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Saturday, March 27, 2010

CSB 2, Semliki 1

Today's first quarterfinal match was a replay of last year's finals, Christ School vs. Semliki. Last year we had a heart-breaking defeat, and then Semliki, who qualified to represent the district, never even ended up playing any games in the national tournament because too many of their player were disqualified (too old, no longer in school, repeating grades, that kind of thing) for them to field a team. Our last two games of the regular tournament group-stage play last week were ugly victories, the kind where we win but the play is erratic and uncontrolled. So it was a bit nerve-wracking to go into today. However the CSB team came out strong, trapping, passing, dominating, showing team work, keeping cool. Both of our goals were scored by our own "son" Mutegheki Joshua, and were textbook. I am so proud of him, and so happy for him. He gave me a big hug after the game, which is not culturally typical at all, and a measure that this is a BIG deal. He almost didn't get to come back to CSB, but God had other plans for him. This moment of success will carry him through a lot of the inevitable grief to come in his life, which has already known plenty (both parents dying, for starters). Jack managed to get both goals on film, one above and one below.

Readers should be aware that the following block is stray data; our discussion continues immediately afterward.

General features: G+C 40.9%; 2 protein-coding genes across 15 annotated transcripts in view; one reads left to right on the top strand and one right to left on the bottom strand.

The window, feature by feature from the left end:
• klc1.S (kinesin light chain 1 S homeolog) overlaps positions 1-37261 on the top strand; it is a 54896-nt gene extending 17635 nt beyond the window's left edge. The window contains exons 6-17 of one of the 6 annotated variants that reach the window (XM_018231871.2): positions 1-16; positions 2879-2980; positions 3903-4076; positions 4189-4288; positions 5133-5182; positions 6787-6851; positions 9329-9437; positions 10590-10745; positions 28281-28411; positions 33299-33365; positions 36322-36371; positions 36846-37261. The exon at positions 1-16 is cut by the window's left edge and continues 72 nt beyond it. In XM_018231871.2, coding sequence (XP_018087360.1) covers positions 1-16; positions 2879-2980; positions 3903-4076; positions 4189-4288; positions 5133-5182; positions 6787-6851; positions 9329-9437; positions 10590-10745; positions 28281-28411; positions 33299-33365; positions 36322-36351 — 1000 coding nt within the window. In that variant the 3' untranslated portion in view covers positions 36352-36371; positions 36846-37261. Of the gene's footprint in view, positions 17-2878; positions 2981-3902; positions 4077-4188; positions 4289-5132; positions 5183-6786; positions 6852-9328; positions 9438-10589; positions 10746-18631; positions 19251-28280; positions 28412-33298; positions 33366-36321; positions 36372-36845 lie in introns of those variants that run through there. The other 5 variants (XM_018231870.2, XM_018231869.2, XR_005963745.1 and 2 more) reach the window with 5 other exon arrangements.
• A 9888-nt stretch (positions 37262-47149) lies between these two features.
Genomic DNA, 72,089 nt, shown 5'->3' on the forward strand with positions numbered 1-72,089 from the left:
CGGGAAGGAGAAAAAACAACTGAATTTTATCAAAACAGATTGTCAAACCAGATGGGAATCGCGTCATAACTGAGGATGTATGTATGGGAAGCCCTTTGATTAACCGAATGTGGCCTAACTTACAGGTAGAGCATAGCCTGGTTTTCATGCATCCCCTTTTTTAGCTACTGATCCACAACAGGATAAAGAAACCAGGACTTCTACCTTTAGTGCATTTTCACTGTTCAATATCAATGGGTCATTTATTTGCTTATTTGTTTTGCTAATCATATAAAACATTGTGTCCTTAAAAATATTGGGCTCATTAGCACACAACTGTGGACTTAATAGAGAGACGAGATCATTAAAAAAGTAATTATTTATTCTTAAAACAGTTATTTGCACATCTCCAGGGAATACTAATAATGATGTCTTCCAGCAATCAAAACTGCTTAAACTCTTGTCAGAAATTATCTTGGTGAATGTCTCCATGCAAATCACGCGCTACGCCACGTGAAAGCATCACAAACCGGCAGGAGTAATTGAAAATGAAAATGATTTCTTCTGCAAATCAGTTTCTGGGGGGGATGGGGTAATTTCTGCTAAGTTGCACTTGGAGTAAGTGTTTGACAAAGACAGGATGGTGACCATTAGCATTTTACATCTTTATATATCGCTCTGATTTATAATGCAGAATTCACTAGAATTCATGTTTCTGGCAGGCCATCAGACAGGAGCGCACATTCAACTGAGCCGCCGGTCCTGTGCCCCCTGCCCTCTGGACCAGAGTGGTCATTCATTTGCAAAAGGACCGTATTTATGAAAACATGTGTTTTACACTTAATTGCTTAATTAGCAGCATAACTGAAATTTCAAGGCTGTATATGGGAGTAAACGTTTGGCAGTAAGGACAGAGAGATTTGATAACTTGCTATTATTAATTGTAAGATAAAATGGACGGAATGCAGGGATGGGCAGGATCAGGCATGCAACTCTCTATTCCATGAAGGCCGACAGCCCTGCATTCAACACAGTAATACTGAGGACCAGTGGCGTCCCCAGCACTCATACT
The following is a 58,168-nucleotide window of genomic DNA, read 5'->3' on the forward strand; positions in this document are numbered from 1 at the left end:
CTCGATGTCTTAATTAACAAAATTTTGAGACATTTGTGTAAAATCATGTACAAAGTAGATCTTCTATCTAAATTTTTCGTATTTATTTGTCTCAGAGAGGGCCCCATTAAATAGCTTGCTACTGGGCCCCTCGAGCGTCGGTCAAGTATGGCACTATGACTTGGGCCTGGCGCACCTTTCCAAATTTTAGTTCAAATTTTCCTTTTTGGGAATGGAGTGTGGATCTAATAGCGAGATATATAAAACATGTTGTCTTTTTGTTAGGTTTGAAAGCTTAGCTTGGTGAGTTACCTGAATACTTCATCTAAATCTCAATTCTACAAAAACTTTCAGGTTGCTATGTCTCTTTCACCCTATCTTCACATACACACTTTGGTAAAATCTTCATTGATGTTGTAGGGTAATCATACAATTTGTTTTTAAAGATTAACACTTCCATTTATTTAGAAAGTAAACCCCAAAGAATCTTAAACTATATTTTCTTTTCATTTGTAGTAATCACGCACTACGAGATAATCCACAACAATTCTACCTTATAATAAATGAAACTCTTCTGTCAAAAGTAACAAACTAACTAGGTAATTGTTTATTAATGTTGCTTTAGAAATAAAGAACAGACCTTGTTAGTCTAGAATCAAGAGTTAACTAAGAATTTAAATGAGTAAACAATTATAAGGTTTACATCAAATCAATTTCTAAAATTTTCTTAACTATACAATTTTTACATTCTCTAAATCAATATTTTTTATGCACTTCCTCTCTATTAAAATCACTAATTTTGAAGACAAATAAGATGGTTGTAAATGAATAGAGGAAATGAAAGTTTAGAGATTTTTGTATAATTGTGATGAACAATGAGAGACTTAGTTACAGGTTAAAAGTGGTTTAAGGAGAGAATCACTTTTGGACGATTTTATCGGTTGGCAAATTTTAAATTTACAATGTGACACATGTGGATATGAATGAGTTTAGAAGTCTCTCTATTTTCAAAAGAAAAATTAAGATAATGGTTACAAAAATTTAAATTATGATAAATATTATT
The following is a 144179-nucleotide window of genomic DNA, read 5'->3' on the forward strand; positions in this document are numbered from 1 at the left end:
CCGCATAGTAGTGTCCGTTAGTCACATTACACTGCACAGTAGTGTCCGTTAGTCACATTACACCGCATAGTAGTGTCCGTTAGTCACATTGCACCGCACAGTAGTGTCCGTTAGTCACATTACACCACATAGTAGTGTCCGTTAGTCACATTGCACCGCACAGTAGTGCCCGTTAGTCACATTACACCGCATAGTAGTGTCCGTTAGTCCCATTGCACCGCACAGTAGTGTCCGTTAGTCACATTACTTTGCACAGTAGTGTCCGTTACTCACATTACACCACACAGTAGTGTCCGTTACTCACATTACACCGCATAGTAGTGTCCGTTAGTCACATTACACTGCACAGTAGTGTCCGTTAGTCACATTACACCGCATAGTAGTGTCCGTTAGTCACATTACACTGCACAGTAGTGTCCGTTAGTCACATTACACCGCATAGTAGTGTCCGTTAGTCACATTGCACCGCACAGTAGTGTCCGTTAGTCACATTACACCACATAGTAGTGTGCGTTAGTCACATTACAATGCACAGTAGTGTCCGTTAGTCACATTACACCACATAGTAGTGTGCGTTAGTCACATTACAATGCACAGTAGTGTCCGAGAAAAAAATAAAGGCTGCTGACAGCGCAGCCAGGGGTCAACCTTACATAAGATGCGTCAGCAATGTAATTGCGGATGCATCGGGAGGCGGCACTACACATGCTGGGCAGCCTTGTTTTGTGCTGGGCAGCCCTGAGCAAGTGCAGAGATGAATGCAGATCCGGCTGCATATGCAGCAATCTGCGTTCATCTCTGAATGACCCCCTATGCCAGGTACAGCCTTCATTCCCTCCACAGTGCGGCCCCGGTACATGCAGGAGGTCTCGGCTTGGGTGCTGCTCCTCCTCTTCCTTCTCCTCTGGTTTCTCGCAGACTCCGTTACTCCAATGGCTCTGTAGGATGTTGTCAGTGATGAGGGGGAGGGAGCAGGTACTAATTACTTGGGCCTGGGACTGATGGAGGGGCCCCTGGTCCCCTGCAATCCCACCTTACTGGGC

The victory was even more remarkable in light of the fact that we played more than half the game one man down. A Semliki player blatantly fouled one of ours late in the first half, and the ref called it, but as he was whipping out his yellow card to book Semliki our CSB victim struggled to his feet and slapped the Semliki player. Red card. Out of the game. Foolish temper. And remarkable for the fact that CSB actually SCORED all three goals . . . the only one against us was a flubbed pass by our own player back to the keeper.
Weds will be semi-finals, and finals next Saturday. Only the winners progress, there are no second chances, so we are pulling for the best! OK I try to think that every boy out there wants a chance, and every parent longs for their kids' success. But really deep in my heart I believe our team has worked ten times as hard as any of the others, and I'm unabashedly rooting for victory.

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